“I’m just so tired,” she said and listed the things she hadn’t had time to do. Her hair, a dress for the funeral, washing the car. “The plants,” she said and grabbed a watering can. Blue and yellow ribbons are wrapped around a tree in the front yard.
Earlier this week, Patricio’s father, Enrique “Rick” Zamarripa, looked out of his window seat while on an airplane ride to New York. He was heading to a town hall meeting with CNN. He took a quick picture of the clouds below.
“We are as close to heaven as we can get to my son,” he wrote on his Facebook page.
His son, Patricio, enlisted in the Navy after high school and served three tours in Iraq before joining the Dallas Police Department in 2010. He would have been 33 next month. His neighbor Charlotte Watson said there aren’t enough words to help a family that’s in this kind of pain.
“How do you absorb something like that?” said Watson, who has been Rick’s neighbor for more than 30 years.
Rick told his neighbors the sad news about his son the morning after it happened while standing on the sidewalk. Zamarripa had walked home from a nearby mechanic after his truck battery died.
He had spent Thursday night at Parkland Hospital in Dallas where his son’s body had been taken, and where he and his family received official notification that Patricio was dead.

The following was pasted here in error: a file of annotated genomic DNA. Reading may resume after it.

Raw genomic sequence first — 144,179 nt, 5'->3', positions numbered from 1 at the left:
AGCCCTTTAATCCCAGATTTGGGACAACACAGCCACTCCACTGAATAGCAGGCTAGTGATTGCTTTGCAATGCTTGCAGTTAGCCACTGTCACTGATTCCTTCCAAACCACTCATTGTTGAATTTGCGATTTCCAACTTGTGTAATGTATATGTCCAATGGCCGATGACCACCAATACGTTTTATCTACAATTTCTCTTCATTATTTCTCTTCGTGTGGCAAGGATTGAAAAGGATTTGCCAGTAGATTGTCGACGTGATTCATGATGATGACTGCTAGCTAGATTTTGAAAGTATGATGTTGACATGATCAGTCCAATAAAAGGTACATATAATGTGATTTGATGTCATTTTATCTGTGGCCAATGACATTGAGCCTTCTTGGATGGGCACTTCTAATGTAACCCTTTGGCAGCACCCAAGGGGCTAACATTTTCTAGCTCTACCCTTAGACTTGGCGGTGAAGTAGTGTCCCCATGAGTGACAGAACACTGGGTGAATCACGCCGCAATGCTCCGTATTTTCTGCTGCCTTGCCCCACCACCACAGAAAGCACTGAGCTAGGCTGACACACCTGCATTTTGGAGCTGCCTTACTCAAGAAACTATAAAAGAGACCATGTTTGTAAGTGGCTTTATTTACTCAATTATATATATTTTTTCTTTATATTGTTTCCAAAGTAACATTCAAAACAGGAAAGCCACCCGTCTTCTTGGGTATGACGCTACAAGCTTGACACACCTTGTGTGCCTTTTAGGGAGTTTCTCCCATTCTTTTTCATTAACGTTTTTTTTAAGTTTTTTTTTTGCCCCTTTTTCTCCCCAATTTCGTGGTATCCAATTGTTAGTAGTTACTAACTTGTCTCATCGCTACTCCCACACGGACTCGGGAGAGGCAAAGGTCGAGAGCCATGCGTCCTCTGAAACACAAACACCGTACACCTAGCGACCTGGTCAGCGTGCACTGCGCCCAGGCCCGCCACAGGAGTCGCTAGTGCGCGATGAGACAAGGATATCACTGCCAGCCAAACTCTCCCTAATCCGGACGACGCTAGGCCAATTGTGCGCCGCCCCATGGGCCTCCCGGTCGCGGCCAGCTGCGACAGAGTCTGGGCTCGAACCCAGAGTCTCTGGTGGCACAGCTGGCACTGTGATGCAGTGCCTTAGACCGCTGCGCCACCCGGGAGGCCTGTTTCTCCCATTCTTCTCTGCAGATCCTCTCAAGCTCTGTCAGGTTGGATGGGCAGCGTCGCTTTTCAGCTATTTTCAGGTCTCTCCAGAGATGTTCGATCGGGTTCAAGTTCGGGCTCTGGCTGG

Watson said Rick was alone then, except for the constant phone calls, and, soon after, the constant swarm of media on the otherwise quiet street.
“Their life is pretty chaotic in a very unfortunate way,” Watson said.
At Wilkerson-Greines Athletic Center in Fort Worth, where the rosary and funeral service will take place Friday and Saturday, crime prevention specialist Kala Sloan and a partner manned a lookout tower on the scorching parking lot Thursday afternoon.
Sloan, who has been with the Fort Worth Police Department for more than 20 years, said there are times – even in an empty parking lot that the deaths are “really brought home to you.”
Meanwhile the growing memorial in front of the Dallas Police Department headquarters near downtown remained a hive of activity as honor guards from departments across the country stopped to pay their respects to the fallen officers.